We’ve all been there. Whether you’ve sat through a painfully prolonged deathly silence, or perhaps caught the tail end of a toxic argument – we’ve all experienced atmospheres so thick with tension that we’ve pleaded for the ground to swallow us up. But perhaps next time we should instead think ourselves lucky that the atmosphere in question is one of social awkwardness, rather than – as is the case for workers in oxygen deficient atmospheres – a genuine matter of life and death.

Take a deep breath in. And slowly exhale. And another deep breath in, feeling the expansion of air in your chest and abdomen; and slowly exhale again. Relaxing, isn’t it? Maybe you go so far as to close your eyes for a few moments and picture a beautiful, tranquil setting. But now, imagine quite the opposite: you’re in a confined space, carrying out a difficult job that would stress you out in any environment, let alone while working against the clock, knowing that with the hard conditions and your elevated breathing rate, the 30-minute tank of your SCBA will likely last half that time.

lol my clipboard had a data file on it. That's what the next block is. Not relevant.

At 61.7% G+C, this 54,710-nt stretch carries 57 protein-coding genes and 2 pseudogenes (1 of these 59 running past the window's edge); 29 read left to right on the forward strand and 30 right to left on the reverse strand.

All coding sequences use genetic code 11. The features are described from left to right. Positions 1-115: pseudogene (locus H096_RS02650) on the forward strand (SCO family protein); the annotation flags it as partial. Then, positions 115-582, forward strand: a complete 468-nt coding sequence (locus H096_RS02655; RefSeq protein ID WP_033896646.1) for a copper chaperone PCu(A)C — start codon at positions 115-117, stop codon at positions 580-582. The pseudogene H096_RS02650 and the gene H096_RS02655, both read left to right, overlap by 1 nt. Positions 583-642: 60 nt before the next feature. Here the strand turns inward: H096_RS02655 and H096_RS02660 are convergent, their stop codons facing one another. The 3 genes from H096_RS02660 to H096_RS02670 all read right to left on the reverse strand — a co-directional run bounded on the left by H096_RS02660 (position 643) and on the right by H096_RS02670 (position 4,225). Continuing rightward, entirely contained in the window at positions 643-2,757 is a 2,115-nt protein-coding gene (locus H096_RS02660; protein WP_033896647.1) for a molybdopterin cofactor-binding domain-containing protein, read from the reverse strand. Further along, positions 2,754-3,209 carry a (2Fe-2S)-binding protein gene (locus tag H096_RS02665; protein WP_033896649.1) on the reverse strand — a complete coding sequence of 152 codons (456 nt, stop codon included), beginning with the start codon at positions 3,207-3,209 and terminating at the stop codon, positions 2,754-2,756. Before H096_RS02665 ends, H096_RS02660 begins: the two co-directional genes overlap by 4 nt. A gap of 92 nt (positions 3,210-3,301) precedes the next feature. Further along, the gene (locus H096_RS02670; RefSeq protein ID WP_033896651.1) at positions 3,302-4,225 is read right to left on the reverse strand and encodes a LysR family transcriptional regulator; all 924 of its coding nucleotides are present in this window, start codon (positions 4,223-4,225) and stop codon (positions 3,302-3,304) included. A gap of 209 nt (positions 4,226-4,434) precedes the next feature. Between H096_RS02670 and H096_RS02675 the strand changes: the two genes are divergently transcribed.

“If only the air we breathe didn’t keep trying to kill us!”

What a luxury to be able to take breathing for granted, yet, with the right risk assessments, clued up colleagues and proper PPE that you’re familiar with and feel confident and comfortable in, you can feel as happy in a confined space as you would curled up on the sofa.